Josiah had The Asherah amongst other items removed from the Temple, thus desecrating the Holy Temple and prefiguring a much later reform in Christianity when the Greek Philosophies took over from the Early Christian and codified under orders from a Non-Member, the Emperor Constantine. Thus I digress, but the similarities in philosophies are curious.

The Josiah Reforms are what lead to the Babylonian Exile according to some texts, but because Josiah and the Deuteronomists were in control of the Temple and the likes of Jeremiah and others like Lehi were outside, defeated in the debates and discussions about these reforms, we find in Jeremiah according to Barker. What happened exactly to the Temple and the extant writings (The Bible as such didn’t exist in those days)? What’s more various versions of the writings existed right up to the time of Jesus and his Disciples.

So, what were the beliefs and what was taken out of the temple.

We find out about the Deuteronomists, a group of priests who had claimed to find the book of Deuteronomy in the Temple, hidden, apparently unknown to themselves and the Israelites.



  1. Hi Guy,

    Regarding this from your post: >>”He had to flee Ur of the Chaldees, from a wicked Pharaoh and his own family corrupted by the society they lived in. You learn the importance of Sariah as his wife and Hagar defenders (yes, defenders) and why they had such loyalty for him. That it is unlikely he was a small scale Bedouin group, but more likely a large business that would be a threat economically to Egypt.”<<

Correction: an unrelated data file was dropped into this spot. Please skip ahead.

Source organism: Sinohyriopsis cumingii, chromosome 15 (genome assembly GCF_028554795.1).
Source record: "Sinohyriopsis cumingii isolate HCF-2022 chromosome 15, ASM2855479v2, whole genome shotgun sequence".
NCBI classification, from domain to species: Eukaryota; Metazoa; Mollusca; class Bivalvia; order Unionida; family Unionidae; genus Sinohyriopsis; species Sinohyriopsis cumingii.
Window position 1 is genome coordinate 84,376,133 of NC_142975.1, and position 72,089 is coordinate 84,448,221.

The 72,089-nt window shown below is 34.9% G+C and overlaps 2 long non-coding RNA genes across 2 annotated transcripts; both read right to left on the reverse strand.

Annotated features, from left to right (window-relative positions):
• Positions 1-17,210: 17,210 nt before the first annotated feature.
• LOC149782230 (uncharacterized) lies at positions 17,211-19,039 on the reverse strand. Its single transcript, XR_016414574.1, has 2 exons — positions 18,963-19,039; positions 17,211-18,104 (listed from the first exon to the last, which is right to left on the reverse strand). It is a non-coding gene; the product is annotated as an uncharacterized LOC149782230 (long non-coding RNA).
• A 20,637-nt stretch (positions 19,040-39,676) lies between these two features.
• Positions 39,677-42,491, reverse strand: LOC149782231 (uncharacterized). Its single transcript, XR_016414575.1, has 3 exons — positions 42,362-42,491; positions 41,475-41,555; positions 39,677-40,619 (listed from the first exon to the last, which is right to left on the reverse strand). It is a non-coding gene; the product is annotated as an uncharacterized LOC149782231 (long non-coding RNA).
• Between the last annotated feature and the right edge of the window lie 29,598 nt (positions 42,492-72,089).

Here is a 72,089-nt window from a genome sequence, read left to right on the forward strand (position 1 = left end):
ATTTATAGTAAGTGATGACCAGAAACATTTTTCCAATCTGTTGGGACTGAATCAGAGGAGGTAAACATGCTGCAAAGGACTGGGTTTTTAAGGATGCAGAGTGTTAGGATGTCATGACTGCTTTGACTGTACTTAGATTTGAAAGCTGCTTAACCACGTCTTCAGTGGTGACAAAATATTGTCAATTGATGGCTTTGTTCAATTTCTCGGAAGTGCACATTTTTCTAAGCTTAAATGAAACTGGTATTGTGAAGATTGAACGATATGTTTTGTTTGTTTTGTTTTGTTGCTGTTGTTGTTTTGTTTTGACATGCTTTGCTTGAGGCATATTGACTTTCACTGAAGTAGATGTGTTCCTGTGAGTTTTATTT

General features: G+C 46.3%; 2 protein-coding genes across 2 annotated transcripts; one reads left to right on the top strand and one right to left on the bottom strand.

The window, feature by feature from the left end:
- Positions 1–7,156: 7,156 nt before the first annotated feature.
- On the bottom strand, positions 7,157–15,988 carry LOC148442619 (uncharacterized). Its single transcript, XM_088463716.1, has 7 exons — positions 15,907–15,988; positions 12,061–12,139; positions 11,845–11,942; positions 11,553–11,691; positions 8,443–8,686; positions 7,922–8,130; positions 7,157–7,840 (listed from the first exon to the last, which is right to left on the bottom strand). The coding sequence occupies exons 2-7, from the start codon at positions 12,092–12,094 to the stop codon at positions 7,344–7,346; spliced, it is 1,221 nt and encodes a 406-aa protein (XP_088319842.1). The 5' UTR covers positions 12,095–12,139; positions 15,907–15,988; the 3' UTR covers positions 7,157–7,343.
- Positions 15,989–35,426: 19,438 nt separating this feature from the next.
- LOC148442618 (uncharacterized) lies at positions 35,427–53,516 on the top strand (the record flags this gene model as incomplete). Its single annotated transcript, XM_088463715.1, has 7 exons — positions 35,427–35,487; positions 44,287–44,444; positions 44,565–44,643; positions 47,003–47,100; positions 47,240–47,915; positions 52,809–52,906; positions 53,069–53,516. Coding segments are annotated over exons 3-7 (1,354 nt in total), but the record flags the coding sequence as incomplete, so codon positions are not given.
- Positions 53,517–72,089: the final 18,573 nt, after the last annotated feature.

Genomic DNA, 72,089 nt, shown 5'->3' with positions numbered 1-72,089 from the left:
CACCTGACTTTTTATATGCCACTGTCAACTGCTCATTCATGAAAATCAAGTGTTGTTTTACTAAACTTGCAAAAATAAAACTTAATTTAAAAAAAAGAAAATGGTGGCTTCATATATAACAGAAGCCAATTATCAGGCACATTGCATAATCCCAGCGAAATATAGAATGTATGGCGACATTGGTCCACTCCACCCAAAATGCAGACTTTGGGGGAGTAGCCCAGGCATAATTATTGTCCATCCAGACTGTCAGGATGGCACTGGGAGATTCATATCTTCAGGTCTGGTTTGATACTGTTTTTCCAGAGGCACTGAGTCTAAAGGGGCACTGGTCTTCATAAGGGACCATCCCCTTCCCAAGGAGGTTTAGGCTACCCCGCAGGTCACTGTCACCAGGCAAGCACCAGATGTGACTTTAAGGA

Ur of the Chaldees was not ruled by a Pharaoh. Ur is/was in Babylonia and was ruled by a king. Abraham lead his people INTO Egypt and they stayed around 400 years or so. Moses led the Hebrews/Jews out of Egypt. At the time of Moses, the Whole of Egypt was estimated to have a population of 3 to 4 million. Moses taking over a million Jews away must have seriously eroded the tax base. 🙂

    Comment by thewordofme — December 14, 2008 @ 6:25 am | Reply

  2. I am using Pharaoh as King, I would not be surprised that the people of that time used the term to mean King. Ur of the Chaldees appears to be UR of Haran not the Babylonian city.

    Indeed, Abraham was a large tribal figure. A lot of people in Ur and it’s surrounds must have agreed with him, not only Sariah and his other wife. She may have been one of the three virgins that Abraham saved from Pharaoh( there I go again).

    You move on to the Exodus, I’ll have more to say about that, it appears the Jews were not slaves, but freemen used to build and manage building for the real Pharaoh in Egypt.

    Isn’t it interesting that the people who escaped Jerusalem before the Exile, some of them went to Egypt and built a Temple a the island Elephantine?

    Comment by amunhotep — December 16, 2008 @ 4:31 am | Reply

  3. Hi amunhotep, sorry to take so long to get back…I lost your url

    Regarding your line:
    “Ur of the Chaldees appears to be UR of Haran not the Babylonian city.”

    No the writer says Ur of the Chaldees…which means the Babylonian city. The problem comes from the writers of the passage in the Bible. It was not written by Moses, it was written by scribes about a thousand years after Moses, and at the time of this writing the city *was* known as Ur of the Chaldees. When Moses was alive the city was just called Ur. This is one of the proofs that Moses did not write the Pentateuch

    Comment by thewordofme — May 20, 2009 @ 6:57 am | Reply